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    1. I live in Wyoming and have many friends who are part Native American although you wouldn’t guess it to look at them. I find it wonderful and know I am being reminded of the history of early traders, trappers, etc. who lived here or passed through many years ago. Thanks Linda.

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    1. Thanks Stephanie. I’m glad you enjoyed reading about them. Our farm was about 90 miles from the earth lodges so it was very interesting to me at a young age.

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  4. Excellent post, Neva. That early Viking/Scandinavians got about quite a bit isn’t in doubt, but it’s a shame that there’s no way DNA could be used to provide some idea of origin of the Mandan. Fascinating history,thank you!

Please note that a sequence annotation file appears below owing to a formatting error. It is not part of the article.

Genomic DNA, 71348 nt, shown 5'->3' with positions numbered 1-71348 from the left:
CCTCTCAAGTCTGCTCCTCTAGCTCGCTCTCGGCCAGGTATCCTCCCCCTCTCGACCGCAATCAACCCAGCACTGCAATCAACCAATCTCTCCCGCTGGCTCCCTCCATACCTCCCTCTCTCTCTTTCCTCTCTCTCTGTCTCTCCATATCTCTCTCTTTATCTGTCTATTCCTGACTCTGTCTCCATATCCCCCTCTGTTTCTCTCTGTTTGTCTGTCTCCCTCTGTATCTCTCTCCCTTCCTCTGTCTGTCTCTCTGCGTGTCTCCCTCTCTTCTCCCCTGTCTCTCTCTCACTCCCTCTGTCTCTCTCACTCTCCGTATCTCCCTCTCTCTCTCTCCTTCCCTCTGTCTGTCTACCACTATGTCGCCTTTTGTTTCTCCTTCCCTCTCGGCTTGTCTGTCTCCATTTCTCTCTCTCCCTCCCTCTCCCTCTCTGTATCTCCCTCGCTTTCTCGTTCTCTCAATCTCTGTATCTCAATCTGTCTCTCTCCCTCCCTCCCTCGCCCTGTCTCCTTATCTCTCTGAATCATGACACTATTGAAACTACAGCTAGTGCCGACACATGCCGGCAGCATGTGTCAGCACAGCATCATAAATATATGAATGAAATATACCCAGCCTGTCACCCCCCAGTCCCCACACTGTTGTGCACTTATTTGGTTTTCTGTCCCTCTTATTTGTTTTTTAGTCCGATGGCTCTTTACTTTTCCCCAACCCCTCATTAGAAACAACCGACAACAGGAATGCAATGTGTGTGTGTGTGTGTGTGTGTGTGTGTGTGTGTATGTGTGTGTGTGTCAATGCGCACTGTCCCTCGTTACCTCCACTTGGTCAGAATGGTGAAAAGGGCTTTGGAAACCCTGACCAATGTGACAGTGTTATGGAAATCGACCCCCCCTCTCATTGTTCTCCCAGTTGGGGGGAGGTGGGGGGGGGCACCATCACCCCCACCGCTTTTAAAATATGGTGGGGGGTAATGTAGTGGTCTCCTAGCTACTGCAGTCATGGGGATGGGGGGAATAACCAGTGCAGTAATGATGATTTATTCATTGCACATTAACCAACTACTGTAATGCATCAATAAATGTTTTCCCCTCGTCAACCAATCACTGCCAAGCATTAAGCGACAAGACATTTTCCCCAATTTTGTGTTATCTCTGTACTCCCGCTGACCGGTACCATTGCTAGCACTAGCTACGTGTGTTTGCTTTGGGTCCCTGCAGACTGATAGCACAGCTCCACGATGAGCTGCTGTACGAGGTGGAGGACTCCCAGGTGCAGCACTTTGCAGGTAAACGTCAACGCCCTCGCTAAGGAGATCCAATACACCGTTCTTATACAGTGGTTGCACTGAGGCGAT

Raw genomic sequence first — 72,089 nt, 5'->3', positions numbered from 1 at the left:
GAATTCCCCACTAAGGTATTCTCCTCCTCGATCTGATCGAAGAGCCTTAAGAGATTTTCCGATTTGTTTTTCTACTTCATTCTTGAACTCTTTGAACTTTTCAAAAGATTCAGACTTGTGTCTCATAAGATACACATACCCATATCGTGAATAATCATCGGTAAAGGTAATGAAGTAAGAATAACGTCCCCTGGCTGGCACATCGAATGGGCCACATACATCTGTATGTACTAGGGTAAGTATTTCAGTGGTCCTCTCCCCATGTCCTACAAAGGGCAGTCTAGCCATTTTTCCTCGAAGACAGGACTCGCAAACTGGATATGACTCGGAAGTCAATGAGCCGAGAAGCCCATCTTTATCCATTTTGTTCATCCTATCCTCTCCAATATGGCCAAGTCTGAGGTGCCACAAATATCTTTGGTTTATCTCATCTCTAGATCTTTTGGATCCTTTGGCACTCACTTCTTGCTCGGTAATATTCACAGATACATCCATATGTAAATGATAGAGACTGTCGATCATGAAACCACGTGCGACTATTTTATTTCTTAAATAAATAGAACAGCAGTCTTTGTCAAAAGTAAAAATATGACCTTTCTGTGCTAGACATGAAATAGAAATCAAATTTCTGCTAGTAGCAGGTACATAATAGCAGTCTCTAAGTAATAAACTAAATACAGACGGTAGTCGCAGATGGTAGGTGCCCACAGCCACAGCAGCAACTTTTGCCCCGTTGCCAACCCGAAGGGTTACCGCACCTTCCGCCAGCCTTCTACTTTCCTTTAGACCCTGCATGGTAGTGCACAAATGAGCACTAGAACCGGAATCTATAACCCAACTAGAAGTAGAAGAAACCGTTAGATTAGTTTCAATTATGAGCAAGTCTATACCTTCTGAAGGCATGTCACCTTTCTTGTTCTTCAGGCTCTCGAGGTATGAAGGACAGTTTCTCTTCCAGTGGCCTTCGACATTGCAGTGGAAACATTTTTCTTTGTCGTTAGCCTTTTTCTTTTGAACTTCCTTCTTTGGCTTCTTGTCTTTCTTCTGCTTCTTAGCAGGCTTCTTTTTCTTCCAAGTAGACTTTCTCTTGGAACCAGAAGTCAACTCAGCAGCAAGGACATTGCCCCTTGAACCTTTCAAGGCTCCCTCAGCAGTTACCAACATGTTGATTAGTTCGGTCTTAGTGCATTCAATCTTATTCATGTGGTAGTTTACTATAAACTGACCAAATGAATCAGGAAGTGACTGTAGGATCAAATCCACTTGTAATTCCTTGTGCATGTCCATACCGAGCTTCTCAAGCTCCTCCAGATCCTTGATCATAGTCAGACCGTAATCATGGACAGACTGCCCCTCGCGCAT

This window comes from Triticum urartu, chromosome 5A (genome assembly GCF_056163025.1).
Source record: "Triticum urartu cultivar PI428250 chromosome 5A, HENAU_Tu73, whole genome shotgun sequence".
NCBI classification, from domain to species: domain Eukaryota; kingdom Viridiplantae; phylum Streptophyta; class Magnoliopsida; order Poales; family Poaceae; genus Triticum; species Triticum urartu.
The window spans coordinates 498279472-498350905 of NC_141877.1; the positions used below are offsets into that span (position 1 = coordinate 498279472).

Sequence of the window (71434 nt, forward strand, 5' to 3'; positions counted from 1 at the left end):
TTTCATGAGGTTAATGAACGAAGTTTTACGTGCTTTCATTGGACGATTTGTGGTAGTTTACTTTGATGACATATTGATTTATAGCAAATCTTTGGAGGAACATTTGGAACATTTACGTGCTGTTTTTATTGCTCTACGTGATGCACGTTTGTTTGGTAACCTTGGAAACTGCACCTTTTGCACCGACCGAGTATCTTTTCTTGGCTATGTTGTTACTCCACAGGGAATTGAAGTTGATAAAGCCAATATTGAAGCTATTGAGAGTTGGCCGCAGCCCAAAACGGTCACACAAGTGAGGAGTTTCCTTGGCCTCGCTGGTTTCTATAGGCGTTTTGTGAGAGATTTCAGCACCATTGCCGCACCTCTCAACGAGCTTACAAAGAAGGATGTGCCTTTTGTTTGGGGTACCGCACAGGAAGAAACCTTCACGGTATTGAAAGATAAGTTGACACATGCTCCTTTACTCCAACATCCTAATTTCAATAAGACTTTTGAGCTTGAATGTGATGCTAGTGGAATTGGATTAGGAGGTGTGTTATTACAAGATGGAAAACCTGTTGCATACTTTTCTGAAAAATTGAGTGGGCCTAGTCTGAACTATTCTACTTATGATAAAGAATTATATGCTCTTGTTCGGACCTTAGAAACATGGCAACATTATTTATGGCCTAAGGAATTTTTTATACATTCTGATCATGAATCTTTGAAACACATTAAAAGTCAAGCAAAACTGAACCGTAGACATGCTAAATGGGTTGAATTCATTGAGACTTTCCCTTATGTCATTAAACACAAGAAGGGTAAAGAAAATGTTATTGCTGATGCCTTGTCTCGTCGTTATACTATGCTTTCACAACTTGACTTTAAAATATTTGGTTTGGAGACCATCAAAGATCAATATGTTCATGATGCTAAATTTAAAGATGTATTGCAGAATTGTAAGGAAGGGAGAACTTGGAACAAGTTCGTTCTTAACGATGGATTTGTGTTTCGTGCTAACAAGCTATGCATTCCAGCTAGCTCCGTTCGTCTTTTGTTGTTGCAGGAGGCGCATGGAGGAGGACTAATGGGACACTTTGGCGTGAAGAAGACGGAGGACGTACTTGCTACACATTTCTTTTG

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    1. Thanks Nancy, I bet no one has even thought about that! It sounded like a legend by the time I was a kid and DNA certainly wasn’t a subject then. Bet they could still find some evidence of that past history if they tried. Maybe an historian will take on the cause some day.

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  5. We know the Norsemen were exploring the New World, so blonde, blue-eyed Indians are not out of the question. This kind of reminds me of the tales that have sprung up about North Carolina’s “Lost Colony.” The woman I now live with, Sharon, was born in Oklahoma, is part Indian — I think Shawnee and Cherokee. When needing medical attention, she goes to an indian clinic in Las Vegas. She doesn’t look Indian, though.

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    1. I love those kinds of tales. I think the mystery with the Mandan Indians is they existed when it wasn’t known for sure that norsemen had even been in the area! So part of the intrigue is “who done it?”